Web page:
Thursday, June 11, 2015

True Detective (Season One): A Review

It's been a long time since I've watched a television series completely through for one entire season. I don't know if it's because I have a short attention span or I just get bored easily, but I know that what passes for television in this age is pretty boring. I enjoy the occasional movie, but TV has trouble capturing my interest. It might be because of all the advertising. I will say I have enjoyed episodes of the Big Bang Theory, mostly because early on it was very funny and the characters were very well written. I have known some brilliant science types in the past, and they were very much like the characters on Big Bang in many respects. To my mid-wit mind perspective, this is how I imagine the brilliant minds of our universities living, but I digress.

I've been on vacation this week and I got bored with pulling weeds in the garden. I do not do well in the heat in my advanced years and I wilted as quickly as the weeds I was pulling. I have come a long way from the days when I would run 10 miles in the 90 degree summer Iowa days, but again I digress.

Anyhow, in my boredom, I pulled up up Amazon Instant Videos on my tablet and perused the most recent offerings and found season one of True Detective. The synopsis looked good. The plot had possibilities. I was not excited about the cast, but it turns out they were good choices too. I was pulled in very tightly by the first episode and ended up renting all eight shows.

True Detective is a HBO offering of very high quality. The writing is excellent. The characters are well done and the plot is deeply mysterious and evil in that it speaks of a family cabal that combines the pursuit of political and religious power with the practice of the occult, human sacrifice and outright murder. The pace of the show seldom drags and managed to maintain my interest despite my easily distracted nature.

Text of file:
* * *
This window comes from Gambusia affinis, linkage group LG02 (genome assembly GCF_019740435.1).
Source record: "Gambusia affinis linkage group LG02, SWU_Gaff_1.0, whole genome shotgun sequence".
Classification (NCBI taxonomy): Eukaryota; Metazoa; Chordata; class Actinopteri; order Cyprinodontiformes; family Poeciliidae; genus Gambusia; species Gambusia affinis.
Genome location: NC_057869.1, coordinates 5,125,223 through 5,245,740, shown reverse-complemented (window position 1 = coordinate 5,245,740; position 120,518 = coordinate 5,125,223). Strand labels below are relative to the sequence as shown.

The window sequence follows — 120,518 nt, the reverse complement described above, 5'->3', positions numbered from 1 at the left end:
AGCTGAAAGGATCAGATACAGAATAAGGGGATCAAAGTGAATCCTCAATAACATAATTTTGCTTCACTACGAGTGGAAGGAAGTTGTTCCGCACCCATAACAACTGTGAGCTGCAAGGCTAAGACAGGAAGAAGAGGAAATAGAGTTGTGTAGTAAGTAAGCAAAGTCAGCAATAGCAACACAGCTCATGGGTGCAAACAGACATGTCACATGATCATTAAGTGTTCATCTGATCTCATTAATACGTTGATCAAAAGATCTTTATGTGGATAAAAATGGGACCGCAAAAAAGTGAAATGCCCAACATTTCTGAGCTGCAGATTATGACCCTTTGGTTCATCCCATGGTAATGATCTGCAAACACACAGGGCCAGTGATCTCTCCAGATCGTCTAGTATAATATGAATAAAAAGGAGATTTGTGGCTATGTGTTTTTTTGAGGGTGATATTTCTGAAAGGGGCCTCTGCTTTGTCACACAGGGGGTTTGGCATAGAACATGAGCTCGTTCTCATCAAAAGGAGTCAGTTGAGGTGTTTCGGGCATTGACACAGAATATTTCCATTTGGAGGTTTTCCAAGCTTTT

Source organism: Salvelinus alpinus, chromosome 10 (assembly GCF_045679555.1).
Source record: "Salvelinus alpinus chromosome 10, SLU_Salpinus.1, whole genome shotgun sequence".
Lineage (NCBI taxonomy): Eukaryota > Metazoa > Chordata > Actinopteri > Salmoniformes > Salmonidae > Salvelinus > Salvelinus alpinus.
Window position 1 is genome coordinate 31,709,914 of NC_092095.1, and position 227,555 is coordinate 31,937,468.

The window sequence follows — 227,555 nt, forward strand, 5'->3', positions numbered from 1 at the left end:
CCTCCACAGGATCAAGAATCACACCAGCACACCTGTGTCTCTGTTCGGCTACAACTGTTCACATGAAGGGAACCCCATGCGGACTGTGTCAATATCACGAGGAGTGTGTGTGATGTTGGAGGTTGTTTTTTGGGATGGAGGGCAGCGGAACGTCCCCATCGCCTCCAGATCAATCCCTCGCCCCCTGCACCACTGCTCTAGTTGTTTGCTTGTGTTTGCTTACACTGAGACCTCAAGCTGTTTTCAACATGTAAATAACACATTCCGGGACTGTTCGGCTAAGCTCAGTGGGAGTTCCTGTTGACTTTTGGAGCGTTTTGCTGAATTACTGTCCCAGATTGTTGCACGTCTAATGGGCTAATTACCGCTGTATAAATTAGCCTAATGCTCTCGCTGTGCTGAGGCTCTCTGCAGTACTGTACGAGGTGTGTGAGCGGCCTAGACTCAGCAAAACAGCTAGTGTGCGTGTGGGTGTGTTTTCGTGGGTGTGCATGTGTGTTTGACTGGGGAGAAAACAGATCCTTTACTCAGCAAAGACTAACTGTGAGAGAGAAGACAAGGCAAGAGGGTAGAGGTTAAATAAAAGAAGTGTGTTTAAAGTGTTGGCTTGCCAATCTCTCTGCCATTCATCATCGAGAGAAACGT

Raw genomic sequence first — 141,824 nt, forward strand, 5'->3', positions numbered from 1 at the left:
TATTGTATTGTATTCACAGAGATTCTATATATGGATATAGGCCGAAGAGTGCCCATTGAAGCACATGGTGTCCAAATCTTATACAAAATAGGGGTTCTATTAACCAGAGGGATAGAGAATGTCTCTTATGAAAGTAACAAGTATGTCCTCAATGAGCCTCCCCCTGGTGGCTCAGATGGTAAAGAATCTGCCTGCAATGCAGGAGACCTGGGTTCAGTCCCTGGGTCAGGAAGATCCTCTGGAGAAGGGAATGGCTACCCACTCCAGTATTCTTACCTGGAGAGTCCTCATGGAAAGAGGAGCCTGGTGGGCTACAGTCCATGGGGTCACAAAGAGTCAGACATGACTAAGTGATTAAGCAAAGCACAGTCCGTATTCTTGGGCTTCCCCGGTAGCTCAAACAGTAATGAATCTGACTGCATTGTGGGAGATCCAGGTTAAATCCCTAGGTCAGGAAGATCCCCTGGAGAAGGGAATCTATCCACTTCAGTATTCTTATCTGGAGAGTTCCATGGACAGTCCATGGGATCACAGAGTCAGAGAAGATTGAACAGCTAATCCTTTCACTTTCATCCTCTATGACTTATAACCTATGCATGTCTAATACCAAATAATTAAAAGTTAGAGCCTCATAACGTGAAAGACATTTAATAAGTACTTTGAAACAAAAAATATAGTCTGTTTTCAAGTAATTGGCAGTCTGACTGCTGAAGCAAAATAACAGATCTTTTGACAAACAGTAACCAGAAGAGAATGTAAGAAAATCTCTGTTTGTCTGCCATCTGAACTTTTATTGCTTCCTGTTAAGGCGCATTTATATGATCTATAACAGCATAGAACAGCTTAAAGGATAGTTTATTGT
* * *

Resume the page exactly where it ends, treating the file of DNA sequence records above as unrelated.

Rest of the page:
It's about two detectives with the Louisiana State Police that begin working together on a murder that has all the hallmarks of a cult killing and it proceeds from there. The story is told from the perspective of interviews involving the two detectives years after with the same State Police department. The way the story develops is fascinating. The police officers involved are very interesting characters that at first do not seem to belong together and one of them seems always to be on the border of lunacy himself.

Woody Harrelson and Matthew McConaughey play the State Police detectives that work these related crimes in the Louisiana Byou and McConaughey is the loose shingle of the two. Harrelson is the more traditional career type cop which tends to create a personality clash that ultimately works to the advantage of the series and the ultimate resolution to the crimes. 

The show is not for the faint of heart. If you do not like salty language, gruesome crime scenes or occasional expressions of sexuality, this show may not be for you. If however, you enjoy realistic, well written, "it could really happen like this" television, then by all means, I would urge you to rent it. You will find yourself pulled in by the first episode and you will not be able to stop watching.   

There has been criticism of the show concerning alleged female stereotypes - "whores and put upon cop wives", but I think if you want reality, you have to cast aside feminist political correctness and see the under world and the life that homicide cops live in their true light.

True Detective does this. It will be interesting to see if season two lives up to season one. I understand that the cast is completely different and so is the director. There is hope though, since the writer remains the same.

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